'Rare specimens of comparative craniology: An old maid's skull phrenologised', print, London, England, 1825-1835
Phrenologists believed that the shape and size of various areas of the brain (and therefore the overlying skull) determined personality. Both the dog and its owner, Miss Strangeways, are being examined with an instrument of the phrenologist’s invention – the ‘Skullometer’. The name ‘Strangeways’ shows how absurd the caption writer thought the practice of phrenology was! The dog’s personality was ‘read’ and it was found to love children and be devoted to its owner. The animal and human phrenological heads pictured around the room suggest that we share similar characteristics. The artist of the satirical illustration was E F Lambert (active 1790-1846) and the engraver was F C Hunt (active 1825-1835).
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Pertaining to or characterised by, boasting and pretension; used by quacks; pretending to cure diseases; as, a quack medicine; a quack doctor.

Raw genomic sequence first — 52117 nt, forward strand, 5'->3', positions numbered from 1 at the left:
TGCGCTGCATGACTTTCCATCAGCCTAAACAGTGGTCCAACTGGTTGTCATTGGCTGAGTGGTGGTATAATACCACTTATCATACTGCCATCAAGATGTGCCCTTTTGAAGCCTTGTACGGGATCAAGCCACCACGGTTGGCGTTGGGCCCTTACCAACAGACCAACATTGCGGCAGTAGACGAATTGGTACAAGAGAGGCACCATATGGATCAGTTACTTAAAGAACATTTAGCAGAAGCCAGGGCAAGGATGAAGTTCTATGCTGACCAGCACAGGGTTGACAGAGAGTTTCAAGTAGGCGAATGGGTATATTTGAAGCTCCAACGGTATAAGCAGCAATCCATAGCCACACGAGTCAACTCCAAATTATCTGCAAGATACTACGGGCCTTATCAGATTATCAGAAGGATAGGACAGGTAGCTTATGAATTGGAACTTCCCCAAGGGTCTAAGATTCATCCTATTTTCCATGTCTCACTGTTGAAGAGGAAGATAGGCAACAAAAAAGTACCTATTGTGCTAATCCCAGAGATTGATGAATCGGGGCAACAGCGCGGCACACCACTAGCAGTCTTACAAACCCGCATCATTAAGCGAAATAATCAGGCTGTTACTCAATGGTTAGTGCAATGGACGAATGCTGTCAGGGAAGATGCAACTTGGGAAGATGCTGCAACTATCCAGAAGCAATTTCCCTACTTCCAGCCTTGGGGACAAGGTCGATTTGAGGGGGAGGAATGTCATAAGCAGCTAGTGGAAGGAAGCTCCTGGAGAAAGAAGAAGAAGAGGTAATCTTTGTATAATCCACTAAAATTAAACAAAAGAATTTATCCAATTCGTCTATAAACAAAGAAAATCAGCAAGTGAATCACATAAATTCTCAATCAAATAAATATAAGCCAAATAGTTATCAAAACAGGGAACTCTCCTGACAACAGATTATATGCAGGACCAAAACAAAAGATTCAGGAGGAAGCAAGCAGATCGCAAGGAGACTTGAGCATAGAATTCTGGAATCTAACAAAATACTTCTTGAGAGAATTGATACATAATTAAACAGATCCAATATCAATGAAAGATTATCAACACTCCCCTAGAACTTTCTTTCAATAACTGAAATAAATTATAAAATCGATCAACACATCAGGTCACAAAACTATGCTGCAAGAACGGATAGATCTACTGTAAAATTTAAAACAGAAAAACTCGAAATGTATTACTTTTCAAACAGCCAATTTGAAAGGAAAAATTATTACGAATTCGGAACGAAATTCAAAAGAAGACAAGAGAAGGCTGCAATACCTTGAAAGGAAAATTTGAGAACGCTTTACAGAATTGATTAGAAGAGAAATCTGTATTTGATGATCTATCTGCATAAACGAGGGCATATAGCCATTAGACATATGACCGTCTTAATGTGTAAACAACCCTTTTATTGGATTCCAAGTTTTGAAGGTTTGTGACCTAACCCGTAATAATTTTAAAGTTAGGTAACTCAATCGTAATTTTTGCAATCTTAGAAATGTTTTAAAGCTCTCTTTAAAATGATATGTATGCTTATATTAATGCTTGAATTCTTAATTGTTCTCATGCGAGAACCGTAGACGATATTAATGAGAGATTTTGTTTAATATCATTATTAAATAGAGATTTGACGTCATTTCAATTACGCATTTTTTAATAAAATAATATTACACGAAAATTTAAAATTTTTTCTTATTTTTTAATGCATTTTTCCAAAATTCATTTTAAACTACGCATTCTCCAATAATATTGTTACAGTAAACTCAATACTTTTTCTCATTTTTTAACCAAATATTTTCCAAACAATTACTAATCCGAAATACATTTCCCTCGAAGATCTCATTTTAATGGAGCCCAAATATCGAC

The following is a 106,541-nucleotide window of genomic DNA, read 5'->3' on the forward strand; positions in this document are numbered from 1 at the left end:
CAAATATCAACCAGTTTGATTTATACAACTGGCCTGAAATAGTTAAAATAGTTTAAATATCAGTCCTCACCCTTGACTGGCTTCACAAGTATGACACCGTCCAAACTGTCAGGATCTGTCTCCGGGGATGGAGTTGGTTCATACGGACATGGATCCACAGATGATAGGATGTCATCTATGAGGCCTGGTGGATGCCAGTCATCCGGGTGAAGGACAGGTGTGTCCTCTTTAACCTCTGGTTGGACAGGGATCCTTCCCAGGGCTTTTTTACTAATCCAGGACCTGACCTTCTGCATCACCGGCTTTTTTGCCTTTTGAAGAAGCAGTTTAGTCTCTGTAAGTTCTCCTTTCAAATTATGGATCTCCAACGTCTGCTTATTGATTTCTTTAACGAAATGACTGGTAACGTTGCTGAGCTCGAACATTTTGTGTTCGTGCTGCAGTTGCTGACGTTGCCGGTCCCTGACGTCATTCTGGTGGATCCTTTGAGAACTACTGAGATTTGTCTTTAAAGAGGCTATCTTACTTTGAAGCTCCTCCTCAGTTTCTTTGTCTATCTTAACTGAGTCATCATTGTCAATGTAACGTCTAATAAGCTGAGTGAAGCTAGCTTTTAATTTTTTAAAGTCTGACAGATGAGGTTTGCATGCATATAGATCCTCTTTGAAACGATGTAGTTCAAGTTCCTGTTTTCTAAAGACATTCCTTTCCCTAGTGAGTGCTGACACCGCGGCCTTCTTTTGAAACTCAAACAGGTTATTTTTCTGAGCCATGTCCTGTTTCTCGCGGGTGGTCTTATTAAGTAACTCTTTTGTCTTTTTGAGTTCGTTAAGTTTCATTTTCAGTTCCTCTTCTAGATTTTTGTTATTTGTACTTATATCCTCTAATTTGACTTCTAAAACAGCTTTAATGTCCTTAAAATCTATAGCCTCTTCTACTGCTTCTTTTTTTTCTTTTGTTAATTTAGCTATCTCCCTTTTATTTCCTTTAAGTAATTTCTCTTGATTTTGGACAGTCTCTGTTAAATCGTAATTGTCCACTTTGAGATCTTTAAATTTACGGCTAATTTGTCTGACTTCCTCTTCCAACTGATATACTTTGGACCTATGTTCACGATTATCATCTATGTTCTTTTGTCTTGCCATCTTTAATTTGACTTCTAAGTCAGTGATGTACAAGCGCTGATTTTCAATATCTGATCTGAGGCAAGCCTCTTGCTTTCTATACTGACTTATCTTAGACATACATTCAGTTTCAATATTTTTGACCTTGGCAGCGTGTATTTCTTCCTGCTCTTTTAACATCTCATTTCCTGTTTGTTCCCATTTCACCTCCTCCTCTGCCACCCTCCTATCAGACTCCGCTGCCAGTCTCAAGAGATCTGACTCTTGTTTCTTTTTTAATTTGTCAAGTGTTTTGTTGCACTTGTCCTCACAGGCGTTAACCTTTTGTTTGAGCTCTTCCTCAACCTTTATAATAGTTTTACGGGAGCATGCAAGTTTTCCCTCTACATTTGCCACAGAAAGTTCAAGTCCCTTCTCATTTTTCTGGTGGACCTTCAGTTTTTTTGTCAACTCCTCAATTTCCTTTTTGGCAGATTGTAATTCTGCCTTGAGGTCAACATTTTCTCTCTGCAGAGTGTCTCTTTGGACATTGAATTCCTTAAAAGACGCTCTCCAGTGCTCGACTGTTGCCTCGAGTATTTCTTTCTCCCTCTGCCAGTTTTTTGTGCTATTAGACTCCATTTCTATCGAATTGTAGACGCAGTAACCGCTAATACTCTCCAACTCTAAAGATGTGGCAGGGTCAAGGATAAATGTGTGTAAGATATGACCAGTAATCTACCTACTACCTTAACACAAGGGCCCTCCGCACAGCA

Pictorial works produced by transferring images by means of a matrix such as a plate, block, or screen, using any of various printing processes. When emphasizing the individual printed image, use "impressions." Avoid the controversial expression "original prints," except in reference to discussions of the expression's use. If prints are neither "reproductive prints" nor "popular prints," use just "prints."
The study of the bumps on the outside of the skull in order to determine a person's character. It was based on the mistaken theory that the skull becomes modified according to the size of different parts of the brain.
A technique to obtain prints from an engraved surface. Engraving is the practice of cutting into a hard, usually flat surface.
An artistic form where human actions and errors are mocked.